Who have the Overseers been?  Fred Allen (from Queensland, Australia), Vu Ngoc Chau (from Saigon, Vietnam), Cliff Toane (from Canada and Hong Kong), Jim Chafee (from China/Hong Kong and South Dakota USA); Morris Grovum, Darrel Turner, Lyle Shultz all from Canada.

-1957 to 1975 Fred Allen ( he had to leave Vietnam due to the communist occupied the South of Vietnam and handed the responsibility to Vu Ngoc Chau and Nguyen Thanh Hoa until 1992 when Cliff came…(a)

-1992  Cliff Toane from Canada came to visit, but couldn’t stay in Vietnam. When Fred Allen could not stay in VN, Cliff assumed the overseership in VN and Châu and Hoa cooperated with him.

-1997 (?) Cliff couldn’t continue due to his health and Jim Chafee became responsible for VN (from South Dakota, overseer of China/Hong Kong).  When Jim left China/VN Morris Grovum (from Canada) took the oversight; which later passed to Darrel Turner (from Canada). (b)

-2011 Darrel handed the responsibility to Lyle Shultz from Canada until 2013.

In 2014, the Friends are divided into 3 groups:  Originally, there were around 250 Friends in VN. Owing to the causes given above, the Friends and Workers are now divided into 3 groups. (1) Those who completely support the Canadian Overseers. (2) Those who are still in the fellowship but are not satisfied with the situation and choose to “wait and see” what will happen, waiting for a new future. (3) The Golden Friends who continue walk with God as before and do not fear what they will do, and are not under any rule of man.

November 10, 2013

Dear ones,

My name is Bau, 84 years old, my wife 81. Both of us used to belong The Protestant way. By chance I met the Way of God, so both of us professed the same night in 1961. We were the first couple in The Way in Vietnam. Our home also was the first place for the fellowship meeting with bread and cup.

We had 7 children, 11 grand children and 6 great grand children. Four of my children opened their houses for fellowship meetings with bread and cup, too.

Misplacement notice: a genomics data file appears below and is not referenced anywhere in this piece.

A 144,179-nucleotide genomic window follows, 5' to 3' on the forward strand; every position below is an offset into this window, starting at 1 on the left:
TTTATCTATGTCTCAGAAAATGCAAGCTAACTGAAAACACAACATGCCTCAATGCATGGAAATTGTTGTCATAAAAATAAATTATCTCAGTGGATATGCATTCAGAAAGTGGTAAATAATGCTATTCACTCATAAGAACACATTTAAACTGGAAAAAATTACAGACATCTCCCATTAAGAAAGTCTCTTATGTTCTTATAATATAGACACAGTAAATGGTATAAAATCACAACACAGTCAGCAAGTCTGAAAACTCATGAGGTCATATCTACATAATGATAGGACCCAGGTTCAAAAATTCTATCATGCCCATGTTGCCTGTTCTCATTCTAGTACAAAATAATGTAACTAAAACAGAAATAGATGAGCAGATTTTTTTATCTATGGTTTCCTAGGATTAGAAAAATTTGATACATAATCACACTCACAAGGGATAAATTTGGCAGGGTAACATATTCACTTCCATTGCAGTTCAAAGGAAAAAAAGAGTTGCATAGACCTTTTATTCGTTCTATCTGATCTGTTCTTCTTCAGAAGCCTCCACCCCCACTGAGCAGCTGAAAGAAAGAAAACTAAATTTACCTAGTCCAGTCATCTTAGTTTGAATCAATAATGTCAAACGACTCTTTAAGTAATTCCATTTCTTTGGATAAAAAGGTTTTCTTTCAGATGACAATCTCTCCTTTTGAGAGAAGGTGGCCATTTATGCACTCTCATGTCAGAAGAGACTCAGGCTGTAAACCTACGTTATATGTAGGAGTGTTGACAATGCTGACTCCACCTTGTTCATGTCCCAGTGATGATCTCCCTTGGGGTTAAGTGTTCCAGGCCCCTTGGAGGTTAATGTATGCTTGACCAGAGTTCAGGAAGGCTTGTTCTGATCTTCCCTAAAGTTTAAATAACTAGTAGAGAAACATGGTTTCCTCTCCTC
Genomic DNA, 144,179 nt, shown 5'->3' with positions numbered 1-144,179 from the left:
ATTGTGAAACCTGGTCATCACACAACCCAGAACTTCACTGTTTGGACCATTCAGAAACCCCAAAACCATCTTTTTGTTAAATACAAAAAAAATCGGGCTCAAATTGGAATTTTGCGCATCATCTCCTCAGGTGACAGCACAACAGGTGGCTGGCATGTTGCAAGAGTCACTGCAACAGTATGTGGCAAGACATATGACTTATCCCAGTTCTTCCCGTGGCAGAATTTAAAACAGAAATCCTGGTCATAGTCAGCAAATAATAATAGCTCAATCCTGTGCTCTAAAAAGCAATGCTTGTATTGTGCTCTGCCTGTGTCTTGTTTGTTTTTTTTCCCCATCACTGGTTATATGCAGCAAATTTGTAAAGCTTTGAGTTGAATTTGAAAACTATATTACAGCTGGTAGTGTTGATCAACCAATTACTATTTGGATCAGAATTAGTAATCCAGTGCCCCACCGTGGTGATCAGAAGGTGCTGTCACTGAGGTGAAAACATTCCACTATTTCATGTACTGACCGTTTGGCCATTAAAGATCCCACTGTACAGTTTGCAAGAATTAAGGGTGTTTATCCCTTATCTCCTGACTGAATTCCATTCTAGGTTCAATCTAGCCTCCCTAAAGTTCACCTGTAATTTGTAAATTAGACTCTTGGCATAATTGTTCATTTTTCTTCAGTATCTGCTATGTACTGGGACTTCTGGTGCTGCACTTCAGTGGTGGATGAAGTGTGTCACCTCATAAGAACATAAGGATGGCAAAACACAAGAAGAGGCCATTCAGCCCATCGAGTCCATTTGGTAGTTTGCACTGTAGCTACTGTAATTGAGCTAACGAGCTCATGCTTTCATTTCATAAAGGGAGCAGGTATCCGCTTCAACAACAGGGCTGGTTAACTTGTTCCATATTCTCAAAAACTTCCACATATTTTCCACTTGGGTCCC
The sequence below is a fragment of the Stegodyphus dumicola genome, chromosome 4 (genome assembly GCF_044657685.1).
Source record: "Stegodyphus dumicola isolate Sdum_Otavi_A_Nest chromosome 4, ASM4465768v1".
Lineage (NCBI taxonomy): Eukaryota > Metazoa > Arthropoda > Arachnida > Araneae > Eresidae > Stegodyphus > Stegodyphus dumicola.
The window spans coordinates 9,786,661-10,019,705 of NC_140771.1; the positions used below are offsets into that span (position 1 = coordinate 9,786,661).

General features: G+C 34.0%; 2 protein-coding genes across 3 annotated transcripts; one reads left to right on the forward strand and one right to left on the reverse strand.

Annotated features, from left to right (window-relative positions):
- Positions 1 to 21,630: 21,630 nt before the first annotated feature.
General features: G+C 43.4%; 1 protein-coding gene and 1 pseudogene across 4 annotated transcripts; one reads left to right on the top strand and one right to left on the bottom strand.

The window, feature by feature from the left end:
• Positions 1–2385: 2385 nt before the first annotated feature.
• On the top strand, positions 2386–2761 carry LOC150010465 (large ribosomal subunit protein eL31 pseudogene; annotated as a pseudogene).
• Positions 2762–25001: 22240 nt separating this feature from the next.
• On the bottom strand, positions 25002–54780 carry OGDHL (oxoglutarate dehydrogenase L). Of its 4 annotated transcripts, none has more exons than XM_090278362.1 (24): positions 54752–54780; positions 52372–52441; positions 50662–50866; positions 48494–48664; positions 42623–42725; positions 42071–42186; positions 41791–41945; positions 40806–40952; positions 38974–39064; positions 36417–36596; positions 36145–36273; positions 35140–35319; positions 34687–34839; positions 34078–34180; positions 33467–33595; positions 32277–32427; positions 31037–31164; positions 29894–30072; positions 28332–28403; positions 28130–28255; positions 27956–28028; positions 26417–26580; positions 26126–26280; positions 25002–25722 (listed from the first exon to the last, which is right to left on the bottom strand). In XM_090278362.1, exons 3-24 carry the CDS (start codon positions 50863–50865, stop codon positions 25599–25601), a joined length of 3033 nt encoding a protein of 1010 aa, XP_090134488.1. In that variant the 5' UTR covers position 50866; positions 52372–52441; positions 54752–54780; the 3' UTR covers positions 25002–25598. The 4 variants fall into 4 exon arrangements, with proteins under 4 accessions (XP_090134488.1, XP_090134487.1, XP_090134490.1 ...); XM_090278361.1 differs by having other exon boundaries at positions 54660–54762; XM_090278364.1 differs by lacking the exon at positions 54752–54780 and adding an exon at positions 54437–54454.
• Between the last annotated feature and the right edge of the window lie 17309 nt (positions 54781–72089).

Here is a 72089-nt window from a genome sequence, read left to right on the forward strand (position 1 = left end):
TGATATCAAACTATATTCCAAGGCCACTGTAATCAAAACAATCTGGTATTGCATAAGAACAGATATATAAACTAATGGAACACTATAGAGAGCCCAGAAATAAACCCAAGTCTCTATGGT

I had had great privileges to meet thousands of friends and hundreds of workers in 9 countries such as London, Paris, Australia and USA...I used to send letters, email to 50 ones within 18 countries each time. Especially we had a very good opportunity to welcome many workers and friends from abroad, particularly the American soldiers by the time the war in Vietnam. We did enjoy so much in God’s Way. How wonderful it is!

But--how sad to say! These golden chapters couldn’t continue as it should! Since 2000, the Canadian workers came and overseer appeared as you see in the map, many things were changed...we pray for any miracles to happen to change the situation but hopeless. So last three years until now we have our own meetings, we keep on much better. Our fellowship meetings now are so good, so sweet.

We learn that the solution for any cases and anywhere that keep the truth and go on. Reading the church in Revelation we see clearly a lot of trouble but one verse was a comfort to us: “only hold fast to what you have till I come” Rev 2:25.

Best wishes

Nguyen Huu Bau

Click Here to read full Account of the Vietnam Division

Letter by Sister Worker Bonnie Dahlin
Post Falls, Idaho USA
June 18,1993

Dear Soldiers and Families,

Recently someone gave me a copy of the 1965-72 Army reunion book. My heart has been deeply touched as I read what you have written there, and I felt moved to write to some of you, especially those of you who were in Vietnam. Some of you would know that it was my privilege to labor there with Phyllis Munn from 1960-65 and 1971-75.

We very deeply appreciate your sacrifice and we wish you could know how much it means to your brethren in VN. They know they owe so much to all of you...and to all the US help. Gratitude is deeply felt, but hard to put into words.

When we arrived in Jan. '60, the war was lost. Many, including military and government officials, came to see us to just beg us that America would come to help them, saying that if America didn't help them no one would, they had no one else to look to. We would explain to them that our work had nothing to do with the govt., that we hoped America would help them, but we had nothing to say about it. They knew they couldn't win and they were so discouraged. When the US sent advisers, in about '62, it greatly improved their morale, and helped for awhile.

The first VN to get a revelation of God's way were Chau and Hoa, the two men who are in the work now. They made their choice in the same mtg. Others did, too, but never continued. Others made their choice later that year, and by '65 we had several open homes. If it had not been for America sending advisors, we likely wouldn't have been able to stay until these homes got open and meetings established.